A rapid dissociation of prebound radiolabeled TSH upon addition of unla-belled TSH was also monitored on cells expressing only the TSHR that suggested negative binding cooperativity applies to receptor homodimers as well. The presence of two binding sites with different affinities was confirmed by saturation binding assays using radiolabeled TSH, which identified a low-affinity binding site in addition to the classical high-affinity site [83]. Experiments on the TSH receptor in a native cellular background also confirmed the presence of two binding sites acting allosterically, in which one site expressed a negative binding cooperativity for the other [83].

Using a similar approach, strong negative binding cooperativity has also been identified in homo- and heterodimers of the chemokine receptors (CCR) CCR2 and CCR5 [84]. CCR5-specific ligands, unable to compete for the binding of CCR2-specific ligands on cells expressing CCR2 alone, efficiently prevented binding when the two receptors were coexpressed. This effect was repeated with CCR2 selective ligands modulating the binding of CCR5 specific ligands, but only when both receptors were expressed. Similar coexpres-sion studies with an array of Family A GPCRs, including the ^ and 8 opioid receptors or the orexin1 and cannabinoid CB1 receptors, have shown that coexpression results in altered ligand pharmacology [85, 86].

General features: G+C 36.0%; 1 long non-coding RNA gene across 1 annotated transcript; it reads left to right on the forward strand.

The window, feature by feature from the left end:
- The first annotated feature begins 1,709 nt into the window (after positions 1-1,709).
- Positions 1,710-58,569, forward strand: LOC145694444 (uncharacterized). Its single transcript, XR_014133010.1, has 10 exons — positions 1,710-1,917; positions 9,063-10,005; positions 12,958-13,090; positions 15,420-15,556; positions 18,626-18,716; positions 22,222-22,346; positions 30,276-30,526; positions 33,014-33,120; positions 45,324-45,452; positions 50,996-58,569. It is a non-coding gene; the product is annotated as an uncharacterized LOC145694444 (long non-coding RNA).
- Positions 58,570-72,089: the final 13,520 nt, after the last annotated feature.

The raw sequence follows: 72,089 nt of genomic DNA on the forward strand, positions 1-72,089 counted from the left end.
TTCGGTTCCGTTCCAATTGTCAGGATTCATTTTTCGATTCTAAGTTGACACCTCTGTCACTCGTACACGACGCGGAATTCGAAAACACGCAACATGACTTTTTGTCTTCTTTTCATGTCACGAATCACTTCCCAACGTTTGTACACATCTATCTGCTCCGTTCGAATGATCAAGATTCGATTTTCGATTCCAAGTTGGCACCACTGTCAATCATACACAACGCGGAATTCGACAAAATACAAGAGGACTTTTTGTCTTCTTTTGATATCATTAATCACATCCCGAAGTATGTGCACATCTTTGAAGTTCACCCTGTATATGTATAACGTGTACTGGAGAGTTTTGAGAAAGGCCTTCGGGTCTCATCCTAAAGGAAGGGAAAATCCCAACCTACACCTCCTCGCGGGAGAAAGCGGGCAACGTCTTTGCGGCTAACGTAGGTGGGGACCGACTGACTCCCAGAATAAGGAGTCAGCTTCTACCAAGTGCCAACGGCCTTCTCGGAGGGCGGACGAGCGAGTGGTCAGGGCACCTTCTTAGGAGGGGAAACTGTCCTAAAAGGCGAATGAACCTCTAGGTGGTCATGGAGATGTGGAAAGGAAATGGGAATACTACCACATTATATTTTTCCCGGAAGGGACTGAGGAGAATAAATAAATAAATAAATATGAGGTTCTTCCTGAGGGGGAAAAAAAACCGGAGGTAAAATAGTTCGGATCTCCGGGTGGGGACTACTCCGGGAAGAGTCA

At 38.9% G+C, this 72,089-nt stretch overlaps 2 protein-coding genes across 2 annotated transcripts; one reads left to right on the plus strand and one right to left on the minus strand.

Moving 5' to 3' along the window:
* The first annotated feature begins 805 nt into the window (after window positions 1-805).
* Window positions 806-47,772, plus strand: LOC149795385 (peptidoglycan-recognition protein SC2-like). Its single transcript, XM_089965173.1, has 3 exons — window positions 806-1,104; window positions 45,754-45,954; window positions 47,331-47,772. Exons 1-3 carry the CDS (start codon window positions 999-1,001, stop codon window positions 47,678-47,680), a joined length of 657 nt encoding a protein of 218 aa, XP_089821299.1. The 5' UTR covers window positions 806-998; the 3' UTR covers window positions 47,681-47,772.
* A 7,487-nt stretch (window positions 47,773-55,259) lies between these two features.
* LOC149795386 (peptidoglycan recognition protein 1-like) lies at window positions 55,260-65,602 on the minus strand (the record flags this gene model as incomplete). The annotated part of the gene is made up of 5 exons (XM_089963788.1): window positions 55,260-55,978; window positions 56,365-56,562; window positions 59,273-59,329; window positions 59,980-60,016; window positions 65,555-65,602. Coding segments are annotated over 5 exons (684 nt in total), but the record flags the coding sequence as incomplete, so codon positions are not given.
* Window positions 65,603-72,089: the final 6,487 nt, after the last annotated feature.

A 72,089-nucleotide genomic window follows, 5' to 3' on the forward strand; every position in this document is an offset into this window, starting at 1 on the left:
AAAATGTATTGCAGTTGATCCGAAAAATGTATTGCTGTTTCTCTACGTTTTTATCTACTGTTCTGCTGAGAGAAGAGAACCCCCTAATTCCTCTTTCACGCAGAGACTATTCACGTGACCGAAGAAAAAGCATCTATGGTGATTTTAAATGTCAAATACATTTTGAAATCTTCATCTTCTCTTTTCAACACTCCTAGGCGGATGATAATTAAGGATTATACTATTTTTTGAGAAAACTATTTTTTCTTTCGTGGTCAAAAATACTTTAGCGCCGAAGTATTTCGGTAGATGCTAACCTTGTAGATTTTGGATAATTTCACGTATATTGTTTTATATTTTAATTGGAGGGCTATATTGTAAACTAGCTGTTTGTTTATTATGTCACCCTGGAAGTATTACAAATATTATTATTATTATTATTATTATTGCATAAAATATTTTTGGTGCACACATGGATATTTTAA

The molecular mechanisms underlying allosteric modulation of binding sites within receptor dimers are not known, but are likely to involve structural rearrangement of both receptor units. This has been shown with the dopamine D2 receptor in which the contact interface between dimers alters with the activation state of the receptor [87]. However, full activation of a receptor is not mandatory for allosteric modulation, since negative binding cooperativity is also observed with antagonists [66] .

The existence of binding cooperativity between GPCRs in a complex raises the question of the stoichiometry of ligand binding. For receptors displaying a strong negative binding cooperativity, only a single ligand is expected to bind to a dimmer [84]. However, in other receptors such as the mGluR, the complex may bind two ligands simultaneously [88]. More recently, experiments have also indicated that the binding cooperativity in the vasopressin V1a receptor dimer could be either positive or negative, depending on the ligand studied [89]. Although intriguing, the increasing wealth of data describing cooperativ-ity in the binding of ligands to GPCRs highlights the fact that the properties of dimers will differ according to the receptor studied, the ligand investigated, and possibly other factors such as interactions with other proteins in the signaling complex such as RAMPs.